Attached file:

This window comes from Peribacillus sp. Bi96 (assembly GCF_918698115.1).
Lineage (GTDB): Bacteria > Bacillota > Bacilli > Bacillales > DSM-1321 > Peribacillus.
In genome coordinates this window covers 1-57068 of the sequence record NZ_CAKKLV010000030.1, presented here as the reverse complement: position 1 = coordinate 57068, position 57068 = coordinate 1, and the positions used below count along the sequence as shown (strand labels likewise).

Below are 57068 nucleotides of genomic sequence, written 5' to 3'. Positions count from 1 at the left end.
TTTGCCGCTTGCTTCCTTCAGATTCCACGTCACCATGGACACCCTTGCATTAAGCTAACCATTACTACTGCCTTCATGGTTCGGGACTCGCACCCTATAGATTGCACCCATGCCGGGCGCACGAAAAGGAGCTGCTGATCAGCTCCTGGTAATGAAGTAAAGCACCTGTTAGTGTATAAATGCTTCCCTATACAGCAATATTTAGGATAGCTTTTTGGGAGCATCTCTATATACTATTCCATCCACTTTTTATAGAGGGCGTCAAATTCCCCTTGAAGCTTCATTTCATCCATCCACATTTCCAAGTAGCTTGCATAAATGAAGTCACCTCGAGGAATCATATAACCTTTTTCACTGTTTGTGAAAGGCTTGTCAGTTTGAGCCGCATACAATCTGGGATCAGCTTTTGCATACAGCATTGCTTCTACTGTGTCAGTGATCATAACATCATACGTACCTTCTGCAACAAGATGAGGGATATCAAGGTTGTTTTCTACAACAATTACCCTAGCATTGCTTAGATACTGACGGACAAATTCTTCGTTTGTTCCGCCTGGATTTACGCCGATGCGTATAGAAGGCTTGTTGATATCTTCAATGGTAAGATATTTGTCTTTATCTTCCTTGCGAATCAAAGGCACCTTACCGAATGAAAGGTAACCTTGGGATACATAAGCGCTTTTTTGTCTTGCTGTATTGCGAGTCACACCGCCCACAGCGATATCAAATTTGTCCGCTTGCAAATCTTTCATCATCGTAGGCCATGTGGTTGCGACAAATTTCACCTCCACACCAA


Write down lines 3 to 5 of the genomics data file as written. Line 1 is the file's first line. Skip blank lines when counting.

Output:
In genome coordinates this window covers 1-57068 of the sequence record NZ_CAKKLV010000030.1, presented here as the reverse complement: position 1 = coordinate 57068, position 57068 = coordinate 1, and the positions used below count along the sequence as shown (strand labels likewise).

Below are 57068 nucleotides of genomic sequence, written 5' to 3'. Positions count from 1 at the left end.
TTTGCCGCTTGCTTCCTTCAGATTCCACGTCACCATGGACACCCTTGCATTAAGCTAACCATTACTACTGCCTTCATGGTTCGGGACTCGCACCCTATAGATTGCACCCATGCCGGGCGCACGAAAAGGAGCTGCTGATCAGCTCCTGGTAATGAAGTAAAGCACCTGTTAGTGTATAAATGCTTCCCTATACAGCAATATTTAGGATAGCTTTTTGGGAGCATCTCTATATACTATTCCATCCACTTTTTATAGAGGGCGTCAAATTCCCCTTGAAGCTTCATTTCATCCATCCACATTTCCAAGTAGCTTGCATAAATGAAGTCACCTCGAGGAATCATATAACCTTTTTCACTGTTTGTGAAAGGCTTGTCAGTTTGAGCCGCATACAATCTGGGATCAGCTTTTGCATACAGCATTGCTTCTACTGTGTCAGTGATCATAACATCATACGTACCTTCTGCAACAAGATGAGGGATATCAAGGTTGTTTTCTACAACAATTACCCTAGCATTGCTTAGATACTGACGGACAAATTCTTCGTTTGTTCCGCCTGGATTTACGCCGATGCGTATAGAAGGCTTGTTGATATCTTCAATGGTAAGATATTTGTCTTTATCTTCCTTGCGAATCAAAGGCACCTTACCGAATGAAAGGTAACCTTGGGATACATAAGCGCTTTTTTGTCTTGCTGTATTGCGAGTCACACCGCCCACAGCGATATCAAATTTGTCCGCTTGCAAATCTTTCATCATCGTAGGCCATGTGGTTGCGACAAATTTCACCTCCACACCAA